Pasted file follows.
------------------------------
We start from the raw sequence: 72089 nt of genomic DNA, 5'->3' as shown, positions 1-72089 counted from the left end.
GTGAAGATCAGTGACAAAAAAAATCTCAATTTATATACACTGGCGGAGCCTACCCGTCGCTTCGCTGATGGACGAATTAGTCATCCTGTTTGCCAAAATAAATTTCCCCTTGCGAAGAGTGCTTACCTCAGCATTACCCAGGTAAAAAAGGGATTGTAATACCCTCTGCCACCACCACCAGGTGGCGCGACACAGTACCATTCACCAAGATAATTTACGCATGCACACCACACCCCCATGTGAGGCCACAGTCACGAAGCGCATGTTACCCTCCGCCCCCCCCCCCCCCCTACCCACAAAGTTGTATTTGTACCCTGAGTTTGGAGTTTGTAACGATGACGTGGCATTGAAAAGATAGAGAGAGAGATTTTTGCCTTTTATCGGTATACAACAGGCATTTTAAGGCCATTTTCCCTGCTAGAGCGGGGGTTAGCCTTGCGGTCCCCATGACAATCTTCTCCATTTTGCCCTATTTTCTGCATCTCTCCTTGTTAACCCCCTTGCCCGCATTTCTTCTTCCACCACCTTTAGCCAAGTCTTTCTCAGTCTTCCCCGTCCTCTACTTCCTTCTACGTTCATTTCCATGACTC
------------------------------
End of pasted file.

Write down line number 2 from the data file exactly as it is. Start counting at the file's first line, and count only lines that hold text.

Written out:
GTGAAGATCAGTGACAAAAAAAATCTCAATTTATATACACTGGCGGAGCCTACCCGTCGCTTCGCTGATGGACGAATTAGTCATCCTGTTTGCCAAAATAAATTTCCCCTTGCGAAGAGTGCTTACCTCAGCATTACCCAGGTAAAAAAGGGATTGTAATACCCTCTGCCACCACCACCAGGTGGCGCGACACAGTACCATTCACCAAGATAATTTACGCATGCACACCACACCCCCATGTGAGGCCACAGTCACGAAGCGCATGTTACCCTCCGCCCCCCCCCCCCCCCTACCCACAAAGTTGTATTTGTACCCTGAGTTTGGAGTTTGTAACGATGACGTGGCATTGAAAAGATAGAGAGAGAGATTTTTGCCTTTTATCGGTATACAACAGGCATTTTAAGGCCATTTTCCCTGCTAGAGCGGGGGTTAGCCTTGCGGTCCCCATGACAATCTTCTCCATTTTGCCCTATTTTCTGCATCTCTCCTTGTTAACCCCCTTGCCCGCATTTCTTCTTCCACCACCTTTAGCCAAGTCTTTCTCAGTCTTCCCCGTCCTCTACTTCCTTCTACGTTCATTTCCATGACTC